Privacy Act Exceptions

This section describes the exceptions to the "no disclosure to third parties without consent rule."

1. NEED TO KNOW

This is an agency disclosure to agency employees who need to use the records when performing their duties. There must be a basis established that there is a need for employees to have a "need to know" and to have access to the records. For example, a timekeeper will "need to know" the information on a leave slip to be able to record the presence and absence of employees.

2. DISCLOSURE REQUIRED BY THE FREEDOM OF INFORMATION ACT

If information must be released under FOIA, it must also be released under the Privacy Act. Discretionary FOIA releases may not be made without an individual's consent, unless there is another exemption, such as "routine use." Information that is protected under the Privacy Act is generally protected under FOIA. FOIA cannot be used to deny an individual information about him/herself.

3. ROUTINE USE

Disclosure is authorized pursuant to routine use published in the Federal Register, compatible with the purpose for which it is collected. Agencies may always disclose records indicating a possible violation of law to law enforcement agencies for investigation/prosecution, regardless of the purpose for collection. Agencies cannot include responses to subpoenas as routine use, since there is an exception for court orders which has been interpreted to exclude subpoenas.

4. DISCLOSURE TO CENSUS

Information may be disclosed to the Census Bureau in individually identifiable for use by the Census Bureau pursuant to Title 13, which prohibits disclosure by Census.

5. DISCLOSURE TO AN INDIVIDUAL WHO HAS PROVIDED ADEQUATE WRITTEN ASSURANCE THAT THE RECORD WILL BE USED SOLELY FOR STATISTICAL RESEARCH

The request must state the purpose for requesting the record and certify that they will be used only as a statistical record. The record must be transmitted in a form that is not individually identifiable. This means that the identity of the individual cannot be reasonable determine by anyone from tabulations or other presentations of the information (i.e., the identity of the individual cannot be derived by combining various statistical records or by reference to public records or other available sources of information.) A statistical record is one which is not used in making individual determinations.

6. DISCLOSURE TO THE NATIONAL ARCHIVES AND RECORDS ADMINISTRATION

Records can be disclosed if the record has sufficient historical or other value to warrant its continued preservation by the Government, or for evaluation by the Archivist to make that determination. Records which are transferred to the Federal Records Center for safekeeping do not fall within this category-they are not disclosures under the Privacy Act.

7. DISCLOSURE TO ANOTHER AGENCY FOR CIVIL OR CRIMINAL LAW ENFORCEMENT ACTIVITY

Records may be disclosed to another agency or to an instrumentality of any governmental jurisdiction within or under the control f the United State Government for a civil or criminal law enforcement activity if the activity is authorized by law and if the head of the agency or instrumentality has made a written request to the agency which maintains the record specifying the particular portion desired and the specific law enforcement activity. This includes disclosure to another agency or unit of State or local governments. Disclosure to foreign agencies must be established as a routine use, if appropriate.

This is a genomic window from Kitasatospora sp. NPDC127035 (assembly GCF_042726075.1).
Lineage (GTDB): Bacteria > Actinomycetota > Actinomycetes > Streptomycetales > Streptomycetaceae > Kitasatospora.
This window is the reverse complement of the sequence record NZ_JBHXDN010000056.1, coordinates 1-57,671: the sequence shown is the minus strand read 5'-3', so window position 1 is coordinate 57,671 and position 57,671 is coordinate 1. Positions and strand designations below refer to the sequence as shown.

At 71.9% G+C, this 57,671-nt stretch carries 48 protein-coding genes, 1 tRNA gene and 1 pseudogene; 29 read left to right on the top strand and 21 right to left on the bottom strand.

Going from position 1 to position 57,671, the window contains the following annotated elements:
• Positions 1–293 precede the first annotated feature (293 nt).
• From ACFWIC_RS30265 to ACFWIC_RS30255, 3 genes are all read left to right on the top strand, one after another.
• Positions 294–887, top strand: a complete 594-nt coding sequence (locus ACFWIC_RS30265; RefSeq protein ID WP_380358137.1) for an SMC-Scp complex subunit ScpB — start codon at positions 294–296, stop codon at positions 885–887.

Blanket requests for all records pertaining to an individual are not permitted. Disclosure may be at the initiation of the agency maintaining the record when a violation of law is suspected, provided that such disclosure is an established routine use. The authority to request the records may be delegated by the head of the agency, but never below a section chief. U.S. Attorneys and, in some cases, Assistant U.S. Attorneys, have been delegated this authority.

8. DISCLOSURE UNDER EMERGENCY CIRCUMSTANCES

Disclosure may be made pursuant to a showing of compelling circumstances affecting the health or safety of any individual if upon such disclosure, notification is transmitted to the last known address of the individual. This provision permits disclosure when, for example, the time required to obtain the consent of the individual to whom the record pertains might result in a delay which could impair the health or safety of any individual, as in the release of medical records to a person undergoing emergency medical treatment. The individual to whom the records pertain need not be the individual whose health or safety is in peril.

9. DISCLOSURE TO EITHER HOUSE OF CONGRESS

Records may be disclosed to either house of Congress or, to the extent of matter within its jurisdiction, any committee or subcommittee, any joint committee of Congress, or subcommittee of any such joint committee. This does not authorize disclosure to members of Congress acting in their individual capacities, without the consent of the individual.

10. DISCLOSURE TO THE GENERAL ACCOUNTING OFFICE

Records may be disclosed to the General Accounting Office, to the Comptroller General, or any of his/her authorized representatives, in the course of the performance of duties of the GAO.

11. DISCLOSURE MANDATED BY COURT ORDER OF COMPETENT JURISDICTION

A subpoena does NOT qualify under this exemption unless it is specifically approved by a JUDGE. The order must be signed by a judge. The Office of Inspector General of another agency is not a court under this section-neither is an Administrative Law Judge deemed to be a judge, nor the Merit Systems Protection Board deemed to be a court.